Membrane wastewater treatment processes for improved nutrient removal and degradation of synthetic organic nitrogen compounds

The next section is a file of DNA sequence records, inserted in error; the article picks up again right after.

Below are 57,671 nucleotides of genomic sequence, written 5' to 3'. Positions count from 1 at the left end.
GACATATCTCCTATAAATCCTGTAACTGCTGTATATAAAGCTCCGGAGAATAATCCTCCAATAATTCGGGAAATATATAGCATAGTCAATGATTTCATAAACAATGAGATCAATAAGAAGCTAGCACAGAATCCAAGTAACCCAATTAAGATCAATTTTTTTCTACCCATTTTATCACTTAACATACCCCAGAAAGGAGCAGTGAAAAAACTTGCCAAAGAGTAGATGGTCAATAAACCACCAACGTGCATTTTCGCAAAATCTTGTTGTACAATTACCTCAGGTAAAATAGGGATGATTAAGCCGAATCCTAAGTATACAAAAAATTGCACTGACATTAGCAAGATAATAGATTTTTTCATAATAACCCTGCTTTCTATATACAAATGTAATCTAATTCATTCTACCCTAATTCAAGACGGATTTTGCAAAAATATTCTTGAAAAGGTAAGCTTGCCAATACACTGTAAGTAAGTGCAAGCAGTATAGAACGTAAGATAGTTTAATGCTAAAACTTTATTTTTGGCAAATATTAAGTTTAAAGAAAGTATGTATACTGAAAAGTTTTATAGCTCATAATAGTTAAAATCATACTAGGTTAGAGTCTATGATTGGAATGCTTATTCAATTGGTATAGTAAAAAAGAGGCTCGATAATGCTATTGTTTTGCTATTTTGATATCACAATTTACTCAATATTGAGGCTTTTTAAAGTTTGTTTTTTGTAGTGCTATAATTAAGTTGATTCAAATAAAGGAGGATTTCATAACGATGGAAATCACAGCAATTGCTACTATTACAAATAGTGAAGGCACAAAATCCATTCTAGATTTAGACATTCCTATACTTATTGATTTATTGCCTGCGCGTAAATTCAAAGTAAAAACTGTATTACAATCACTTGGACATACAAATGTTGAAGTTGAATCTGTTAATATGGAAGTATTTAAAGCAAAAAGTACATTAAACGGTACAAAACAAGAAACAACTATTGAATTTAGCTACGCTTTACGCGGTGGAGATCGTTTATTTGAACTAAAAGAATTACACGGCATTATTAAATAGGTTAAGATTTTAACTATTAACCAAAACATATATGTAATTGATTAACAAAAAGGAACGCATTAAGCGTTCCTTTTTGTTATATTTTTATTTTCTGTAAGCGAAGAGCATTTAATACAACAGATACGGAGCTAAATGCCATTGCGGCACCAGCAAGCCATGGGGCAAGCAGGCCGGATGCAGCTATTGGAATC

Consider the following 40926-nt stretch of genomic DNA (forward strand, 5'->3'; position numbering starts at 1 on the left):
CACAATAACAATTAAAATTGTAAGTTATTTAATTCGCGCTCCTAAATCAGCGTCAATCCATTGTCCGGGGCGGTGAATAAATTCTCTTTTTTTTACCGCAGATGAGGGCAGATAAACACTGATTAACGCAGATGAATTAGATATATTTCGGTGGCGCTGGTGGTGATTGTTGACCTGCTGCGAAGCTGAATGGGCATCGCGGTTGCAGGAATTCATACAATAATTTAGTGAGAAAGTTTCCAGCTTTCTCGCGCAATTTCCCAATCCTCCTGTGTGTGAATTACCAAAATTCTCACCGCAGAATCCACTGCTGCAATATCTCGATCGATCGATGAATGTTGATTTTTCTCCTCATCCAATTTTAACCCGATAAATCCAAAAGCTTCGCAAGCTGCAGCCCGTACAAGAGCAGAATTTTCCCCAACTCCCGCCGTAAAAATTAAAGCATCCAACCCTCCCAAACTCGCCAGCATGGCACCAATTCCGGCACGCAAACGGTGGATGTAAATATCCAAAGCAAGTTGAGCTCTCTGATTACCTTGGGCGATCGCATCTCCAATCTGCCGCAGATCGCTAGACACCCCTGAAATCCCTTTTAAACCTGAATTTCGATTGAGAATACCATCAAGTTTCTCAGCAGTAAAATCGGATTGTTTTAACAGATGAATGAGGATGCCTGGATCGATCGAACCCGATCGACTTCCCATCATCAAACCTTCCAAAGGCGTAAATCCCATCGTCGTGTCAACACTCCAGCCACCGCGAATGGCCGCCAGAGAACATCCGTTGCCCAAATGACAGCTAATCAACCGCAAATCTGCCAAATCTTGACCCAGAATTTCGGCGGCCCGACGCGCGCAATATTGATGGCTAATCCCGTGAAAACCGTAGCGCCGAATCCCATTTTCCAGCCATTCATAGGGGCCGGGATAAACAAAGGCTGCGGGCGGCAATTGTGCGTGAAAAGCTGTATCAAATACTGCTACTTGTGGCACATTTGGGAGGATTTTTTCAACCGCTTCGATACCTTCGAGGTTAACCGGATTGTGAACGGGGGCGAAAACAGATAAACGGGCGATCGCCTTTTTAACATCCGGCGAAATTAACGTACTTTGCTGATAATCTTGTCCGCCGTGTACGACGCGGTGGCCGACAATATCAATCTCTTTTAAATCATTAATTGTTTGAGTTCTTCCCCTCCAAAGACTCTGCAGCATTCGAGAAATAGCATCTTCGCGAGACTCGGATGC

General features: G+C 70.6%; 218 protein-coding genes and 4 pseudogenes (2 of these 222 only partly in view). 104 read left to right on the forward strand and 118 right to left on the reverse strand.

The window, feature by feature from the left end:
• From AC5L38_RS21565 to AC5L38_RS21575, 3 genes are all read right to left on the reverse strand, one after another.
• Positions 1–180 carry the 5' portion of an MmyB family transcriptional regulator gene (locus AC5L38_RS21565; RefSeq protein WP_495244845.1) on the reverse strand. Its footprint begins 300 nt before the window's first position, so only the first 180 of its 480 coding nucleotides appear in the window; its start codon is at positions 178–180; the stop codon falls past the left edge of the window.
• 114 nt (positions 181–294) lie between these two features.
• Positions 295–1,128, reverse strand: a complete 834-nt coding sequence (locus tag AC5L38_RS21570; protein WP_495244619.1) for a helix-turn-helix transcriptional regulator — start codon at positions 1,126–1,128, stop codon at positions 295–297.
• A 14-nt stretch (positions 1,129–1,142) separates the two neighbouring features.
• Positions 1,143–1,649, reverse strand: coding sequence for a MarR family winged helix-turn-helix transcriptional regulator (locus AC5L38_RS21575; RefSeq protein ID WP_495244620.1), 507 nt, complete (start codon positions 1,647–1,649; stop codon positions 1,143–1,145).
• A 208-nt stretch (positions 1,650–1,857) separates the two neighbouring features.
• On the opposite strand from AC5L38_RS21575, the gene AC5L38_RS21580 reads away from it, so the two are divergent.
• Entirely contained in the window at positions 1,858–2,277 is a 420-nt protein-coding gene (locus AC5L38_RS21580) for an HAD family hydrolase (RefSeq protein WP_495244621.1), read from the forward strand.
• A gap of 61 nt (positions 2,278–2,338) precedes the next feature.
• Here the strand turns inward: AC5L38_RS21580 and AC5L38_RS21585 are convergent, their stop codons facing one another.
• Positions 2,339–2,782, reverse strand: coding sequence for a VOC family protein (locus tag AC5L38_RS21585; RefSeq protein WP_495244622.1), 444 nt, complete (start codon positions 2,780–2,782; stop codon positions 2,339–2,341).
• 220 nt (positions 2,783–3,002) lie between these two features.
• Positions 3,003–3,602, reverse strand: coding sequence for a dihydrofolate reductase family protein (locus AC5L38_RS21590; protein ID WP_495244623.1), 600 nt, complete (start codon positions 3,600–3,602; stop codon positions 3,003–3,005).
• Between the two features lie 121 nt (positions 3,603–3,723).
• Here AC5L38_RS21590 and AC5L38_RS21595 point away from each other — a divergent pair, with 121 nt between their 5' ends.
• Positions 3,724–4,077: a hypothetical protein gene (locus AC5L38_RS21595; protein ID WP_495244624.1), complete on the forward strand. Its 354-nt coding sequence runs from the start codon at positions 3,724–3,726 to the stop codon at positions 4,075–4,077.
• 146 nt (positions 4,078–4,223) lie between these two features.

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The eutrophication problem in US wastewater treatment plants becomes more serious with increasing discharge of nutrients from wastewater to water bodies. The US EPA has required more stringent discharge standards on nutrients for higher effluent water quality. The main objective of this research is to investigate cost-effective and efficient environmental technologies such as membrane bioreactors (MBR) and membrane aerated biofilm reactors (MABR) for improved nitrogen removal and recalcitrant organic nitrogen compounds removal. In this research, the MABR process had demonstrated efficient organic matter and nitrogen removal through simultaneous nitrification and denitrification with low sludge production. The metabolic selection via alternating anoxic/aerobic processes in the modified Ludzack-Ettinger (MLE) type MBR systems resulted in higher bacterial activities and improved nutrient removal than those of integrated fixed-film MBR (IFMBR) systems. The results of a start-up performance study of MBR systems indicated that MBR process configuration and reactor type affect MBR performance, membrane fouling, nutrient removal, and biomass activities. The high biomass MBR systems demonstrated good and stable nitrophenol biodegradation performance with simultaneous nitrogen removal. The membrane flux and TMP profiles suggested that continuous stirred-tank reactor (CSTR) reactor type MBR appeared to have much better membrane fouling control performance than that of the pseudo-plug-flow-reactor type of MLE-MBR due to the difference of metabolic uncoupling by nitrophenol compounds in MBR systems.